Mark Cuban still believes in Dirk Nowitzki. Most people do. Maybe just not as much as he does.
Dallas fans still have a lot to look forward to, but the 2-year plan was no longer mentioned. The idea was that Dirk should not be dismissed. He was injured last year and had weak reinforcements. Yes, we do agree. It’s not Dirk, it’s the players around him.
And who are they now? Jose Calderon, Monta Ellis and Samuel Dalembert were the acquisitions they got for this offseason. Won’t scare anyone, though.
According to Mark Cuban, the biggest misconception about the Dallas Mavericks is the belief that Dirk Nowitzki is no longer a superstar.
Nowitzki had his streak of 11 consecutive All-Star appearances snapped last season, when he missed 29 games because of arthroscopic knee surgery. But Cuban considers the down season to be an aberration, citing Nowitzki’s injury and the Mavs’ subpar point guard play.
“If there’s one missing piece between what everyone is saying and what we’re doing, everybody, I think, has dismissed Dirk — like Dirk is done and he’s on the downside and he can’t play anymore and he’s not the type of contributor that he was,” Cuban said during an appearance on ESPN Dallas 103.3 FM’s Galloway and Company.
“If you look at the mess that we had in terms of our guard play and basketball IQ, when Dirk came back and really got into gear, we beat a lot of good teams. I think we were at a 48- or 50-win clip. You put a much better set of players around him, and Dirk is in a situation where he doesn’t have to rush back. He’s had all summer to prepare his body and get ready.”
Nowitzki averaged 17.3 points per game last season — his lowest since his rookie season in 1998-99 — and the Mavericks failed to make the playoffs for the first time since 1999-2000. But Cuban went as far as to say that Nowitzki still is an MVP-caliber player.
“Knock on wood, if we stay healthy, I think people are just missing Dirk in ways they shouldn’t,” Cuban said. “Like I’ve been telling him, Karl Malone won an MVP at 35 and there’s no reason why he can’t be considered in an MVP conversation at 35.
“I can also tell you, the way people are just randomly dismissing him as being done has been incredible motivation for him as well.”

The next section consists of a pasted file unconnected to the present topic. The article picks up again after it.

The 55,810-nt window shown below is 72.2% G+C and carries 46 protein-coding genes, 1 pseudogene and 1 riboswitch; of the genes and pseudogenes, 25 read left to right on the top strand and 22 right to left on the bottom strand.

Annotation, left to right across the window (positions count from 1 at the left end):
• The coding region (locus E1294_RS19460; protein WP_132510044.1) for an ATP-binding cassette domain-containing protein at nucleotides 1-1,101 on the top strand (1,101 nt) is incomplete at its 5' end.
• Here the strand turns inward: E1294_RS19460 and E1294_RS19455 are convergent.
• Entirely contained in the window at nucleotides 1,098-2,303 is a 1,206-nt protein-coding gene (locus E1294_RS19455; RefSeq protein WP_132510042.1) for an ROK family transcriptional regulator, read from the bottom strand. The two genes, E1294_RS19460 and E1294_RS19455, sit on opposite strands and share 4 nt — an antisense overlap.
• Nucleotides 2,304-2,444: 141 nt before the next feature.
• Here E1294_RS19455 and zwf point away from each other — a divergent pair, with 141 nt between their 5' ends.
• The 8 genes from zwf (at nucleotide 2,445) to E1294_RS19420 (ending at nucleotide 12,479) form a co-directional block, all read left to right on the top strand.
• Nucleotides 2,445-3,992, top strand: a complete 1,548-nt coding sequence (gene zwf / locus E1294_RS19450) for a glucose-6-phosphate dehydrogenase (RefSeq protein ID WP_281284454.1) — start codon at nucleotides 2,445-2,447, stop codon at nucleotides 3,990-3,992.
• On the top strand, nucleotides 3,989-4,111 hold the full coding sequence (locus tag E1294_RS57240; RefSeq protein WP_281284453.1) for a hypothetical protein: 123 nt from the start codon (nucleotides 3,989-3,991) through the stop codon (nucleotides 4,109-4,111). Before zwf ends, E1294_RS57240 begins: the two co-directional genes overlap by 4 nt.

The 7-foot Nowitzki, who never had missed more than nine games in a season before last season, averaged 18.9 points and 7.7 rebounds after the All-Star break, shooting 50.5 percent from the floor and 43.3 percent from 3-point range during that stretch. The Mavs went 18-12 after the break, which projects to a 49-win pace for a full season.
Nowitzki, the 2006-07 MVP and 2011 NBA Finals MVP, has averaged 22.6 points per game during his 15-year career.
The Mavs believe Nowitzki is still capable of putting up those kind of numbers if paired with a savvy, pass-first point guard, which is why they signed Jose Calderon to a four-year, $29 million deal.
“Look, the missing piece is everybody is dismissing Dirk,” Cuban said. “Everybody thinks Dirk is done. Maybe he can’t put up 30 a night. Maybe he’s not going to go for 50 when he wants to. He’s not going to have those Dirk vs. Tracy McGrady-type battles, but he’s still going to demand a double-team. He’s still going to be a guy we can go to get a bucket at the end of a game. Dirk is still going to be a guy that will get you buckets when you need them.
“Now, we’ve added someone who can run a pick-and-roll with him and knows how to run it and knows how to use a screen.”
Nowitzki is entering the final season of a four-year, $80 million contract, but he has committed to re-sign with the Mavs next summer at a drastically reduced salary.
After missing out on Dwight Howard this summer, the Mavs will continue trying to acquire a superstar to complement Nowitzki, with Calderon and high-scoring free-agent additionMonta Ellis headlining the supporting cast.
Cuban is adamant, however, that Nowitzki remains a superstar.
“Maybe Dirk won’t win an MVP,” Cuban said. “But trust me, Dirk can still play.”